Thieves wearing black hoodies, face masks and what appeared to be night vision goggles brazenly walked into the California State Mining and Mineral Museum in Mariposa last Friday and stole millions of dollars’ worth of precious minerals. There were at least two men armed with weirdly historically appropriate pickaxes. It was just before 4:00 PM, in broad daylight, and the museum was still open. The robbers walked in, threatened the curator and guide who were the only two employees inside the museum at the time, and corralled them over to the other side of the building. They then ransacked the display cases, helping themselves to rare historic specimens of gold, gems and minerals.
They tried to steal the Fricot Nugget, 14 pounds of crystalline gold, the largest mass of it from the Gold Rush to survive intact and the most valuable piece in the museum. It’s not inside a display case that can be broken with a pickaxe, however; it’s kept inside an iron vault. When the thieves set off the alarm, the vault door started to close behind them while they were still inside. They just managed to make it out on time — one man had to slam into the closing door with his shoulder and fell out into the museum — but did not get their grubby mitts on the Fricot Nugget. The police responded to the alarm immediately, swarming the museum in force, but it was too late. The criminals had escaped with their loot.
The museum is closed until further notice so they can repair the display cases, doors and other areas damaged by the thieves. The estimated value of the objects is around two million dollars, but the precise figure won’t be known until Parks Department staff finishes taking inventory of what was stolen. The rarity of the pieces will hopefully keep the thieves from selling them off quickly. The more immediate danger is that they could melt down the gold making it unrecognizable. A blowtorch, a crucible and two minutes is all they’d need to make a generic puddle out of even the most unique specimen. Crystalline gold, of which the museum has several large, beautiful and rare pieces, is particularly easy to melt down since it’s basically a clump of flakes. That’s the reason large pieces are so rare today, because they were all melted down into bullion during the Gold Rush.
Police are investigating the possibility that this Gold Rush theft is linked in some way to the theft of Gold Rush gold from the Siskiyou County Courthouse in Yreka, California in February of this year. There too the criminals were men in masks, although they broke in to the courthouse in the middle of the night. Given the appeal of gold right now and the weakened security of public facilities hobbled by budget constraints, the two thefts could well be entirely unrelated.
The California Highway Patrol is in charge of the investigation. They ask that anyone who might know anything at all pertinent to the theft — witnesses who may have seen loiterers outside the museum around 4:00 PM, anybody who has been approached to buy precious gems, metals and minerals in raw form — call the California Highway Patrol – Central Division Investigative Services Unit at (559) 277-7250.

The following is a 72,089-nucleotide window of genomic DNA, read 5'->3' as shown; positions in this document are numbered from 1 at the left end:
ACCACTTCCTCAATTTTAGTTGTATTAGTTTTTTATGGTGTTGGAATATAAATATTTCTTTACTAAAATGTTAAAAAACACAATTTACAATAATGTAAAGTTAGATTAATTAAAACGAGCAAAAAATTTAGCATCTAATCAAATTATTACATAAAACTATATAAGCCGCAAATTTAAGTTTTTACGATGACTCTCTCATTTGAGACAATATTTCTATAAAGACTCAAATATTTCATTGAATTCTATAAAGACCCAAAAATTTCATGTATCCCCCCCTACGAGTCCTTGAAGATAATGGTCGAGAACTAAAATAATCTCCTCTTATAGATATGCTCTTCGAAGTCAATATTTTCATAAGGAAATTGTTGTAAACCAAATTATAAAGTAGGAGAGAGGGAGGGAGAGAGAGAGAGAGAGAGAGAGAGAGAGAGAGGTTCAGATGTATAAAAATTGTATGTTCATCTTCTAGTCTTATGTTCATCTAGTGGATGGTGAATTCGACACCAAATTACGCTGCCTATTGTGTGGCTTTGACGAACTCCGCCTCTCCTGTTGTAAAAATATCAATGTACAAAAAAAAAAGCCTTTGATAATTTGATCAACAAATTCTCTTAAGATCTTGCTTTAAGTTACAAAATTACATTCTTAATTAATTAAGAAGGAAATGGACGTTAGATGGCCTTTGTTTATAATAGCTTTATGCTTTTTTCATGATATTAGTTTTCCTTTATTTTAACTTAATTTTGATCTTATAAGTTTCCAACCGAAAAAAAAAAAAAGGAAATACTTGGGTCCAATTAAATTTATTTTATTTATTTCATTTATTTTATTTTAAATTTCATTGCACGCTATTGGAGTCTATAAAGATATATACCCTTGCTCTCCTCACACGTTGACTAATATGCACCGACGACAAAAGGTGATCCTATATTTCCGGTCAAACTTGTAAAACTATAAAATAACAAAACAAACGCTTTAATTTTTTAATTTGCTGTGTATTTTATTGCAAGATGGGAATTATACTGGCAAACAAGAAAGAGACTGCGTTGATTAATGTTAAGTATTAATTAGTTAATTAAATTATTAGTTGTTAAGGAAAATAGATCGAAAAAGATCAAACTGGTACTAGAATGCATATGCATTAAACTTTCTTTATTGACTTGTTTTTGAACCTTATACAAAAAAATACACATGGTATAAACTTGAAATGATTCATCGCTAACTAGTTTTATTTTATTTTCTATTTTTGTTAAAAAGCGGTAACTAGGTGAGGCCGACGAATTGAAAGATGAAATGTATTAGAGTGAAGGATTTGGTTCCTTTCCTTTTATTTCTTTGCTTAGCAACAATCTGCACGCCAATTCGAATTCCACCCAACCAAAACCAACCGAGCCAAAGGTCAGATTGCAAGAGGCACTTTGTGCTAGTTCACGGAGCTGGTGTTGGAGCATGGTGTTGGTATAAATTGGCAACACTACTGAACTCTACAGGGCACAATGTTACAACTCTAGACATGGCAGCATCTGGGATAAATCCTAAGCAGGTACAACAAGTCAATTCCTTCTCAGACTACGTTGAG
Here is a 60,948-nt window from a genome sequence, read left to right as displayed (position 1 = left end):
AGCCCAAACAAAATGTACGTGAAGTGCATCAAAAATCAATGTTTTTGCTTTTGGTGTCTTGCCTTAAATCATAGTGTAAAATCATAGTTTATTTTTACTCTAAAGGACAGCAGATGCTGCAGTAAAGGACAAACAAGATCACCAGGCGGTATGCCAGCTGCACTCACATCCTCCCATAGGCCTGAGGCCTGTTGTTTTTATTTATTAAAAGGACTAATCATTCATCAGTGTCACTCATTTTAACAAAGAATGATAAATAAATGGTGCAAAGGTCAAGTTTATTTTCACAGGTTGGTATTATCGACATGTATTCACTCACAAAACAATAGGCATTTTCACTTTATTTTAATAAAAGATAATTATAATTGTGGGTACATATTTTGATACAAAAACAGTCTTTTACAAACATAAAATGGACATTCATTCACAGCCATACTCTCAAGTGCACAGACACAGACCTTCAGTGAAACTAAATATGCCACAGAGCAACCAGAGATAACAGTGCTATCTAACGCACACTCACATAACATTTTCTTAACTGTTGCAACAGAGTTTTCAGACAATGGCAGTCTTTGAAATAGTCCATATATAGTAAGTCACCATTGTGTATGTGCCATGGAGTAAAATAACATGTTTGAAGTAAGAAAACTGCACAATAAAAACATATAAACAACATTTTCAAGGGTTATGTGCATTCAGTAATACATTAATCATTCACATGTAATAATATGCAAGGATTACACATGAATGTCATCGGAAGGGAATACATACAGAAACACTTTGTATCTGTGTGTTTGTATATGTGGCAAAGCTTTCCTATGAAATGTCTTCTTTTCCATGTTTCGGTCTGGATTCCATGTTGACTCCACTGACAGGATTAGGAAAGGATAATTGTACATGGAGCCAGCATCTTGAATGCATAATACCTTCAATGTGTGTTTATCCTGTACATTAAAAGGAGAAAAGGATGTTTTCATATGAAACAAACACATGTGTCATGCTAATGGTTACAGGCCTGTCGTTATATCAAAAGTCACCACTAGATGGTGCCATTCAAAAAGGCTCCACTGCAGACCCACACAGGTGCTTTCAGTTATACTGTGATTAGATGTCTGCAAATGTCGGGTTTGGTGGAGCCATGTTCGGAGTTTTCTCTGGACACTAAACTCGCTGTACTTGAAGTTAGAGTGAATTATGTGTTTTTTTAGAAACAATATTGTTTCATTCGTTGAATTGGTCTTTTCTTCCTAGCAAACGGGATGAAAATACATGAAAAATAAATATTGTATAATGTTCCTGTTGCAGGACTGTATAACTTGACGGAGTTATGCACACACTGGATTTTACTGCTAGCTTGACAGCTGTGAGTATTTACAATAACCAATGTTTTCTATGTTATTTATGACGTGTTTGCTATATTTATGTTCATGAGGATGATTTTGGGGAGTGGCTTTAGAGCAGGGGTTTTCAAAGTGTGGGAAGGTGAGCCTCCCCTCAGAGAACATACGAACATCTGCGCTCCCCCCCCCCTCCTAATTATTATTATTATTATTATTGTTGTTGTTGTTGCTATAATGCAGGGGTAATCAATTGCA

This is a hard blow to an institution that has not had an easy year. The California State Mining and Mineral Museum was one of 70 state parks slated for closure on July 1st due to budget cuts. That date was moved back a little when the state government gave the parks a few more weeks to find partners — non-profits, community organizations, concessions operators — to help defray the costs. The museum could not secure a partner. Instead they submitted a proposal that would staff the museum entirely with volunteers. That proposal was rejected because state parks must be staffed by state parks employees, even when there’s only two in charge of millions of dollars in gems and gold.
At the eleventh hour, the Parks Department revealed it had found a secret nest egg of $54 million it hasn’t reported to state budget officials. This allowed the museums without a partnership agreement to remain open for the time being. The sword of Damocles was still hanging over the Mining and Mineral Museum, however. Now they have to spend money they don’t have repairing the damage and sorting out what to do with the gaps in their collection. Even if the police do find and return the objects, the security issue is going to have to be addressed, but with what money?
It’s a shame because the museum really does seem like an extremely cool place. It’s in a picturesque setting at the foothills of the Sierra Nevada and has a collection of more than 13,000 objects, from precious minerals to mining artifacts, collected from all over California and the world. The California State Gem and Mineral Collection dates to 1880 when it was first put on display at the Ferry Building in San Francisco. It was moved to Mariposa in 1983. The museum became a state park in 1999.
The Fricot Nugget joined the collection in 1943 when it was still in the Ferry Building. It was donated by Mrs. Marie Fricot Benton, daughter of Jules Fricot, a French immigrant who owned several mines and ranches in Grass Valley starting in the 1850s. The nugget was discovered at the Grit Mine in August of 1865. Nobody is quite sure what happened to it for a while after that until it was found in a safe deposit box in Angels Camp, California in 1943. Mrs. Benton donated it to the State Gem and Mineral Collection, then under the purview of the State Division of Mines, in her father’s memory.
There are some big, beautiful pictures of the museum, including its remarkable model gold mine and assay office, taken this May on Lucy D’Mot’s outstanding State Park Closures Trip blog. Geotripper has a gorgeous blog entry dedicated to the outstanding mineral specimens on display. Gem nerds (you know who you are), you have to click on that link.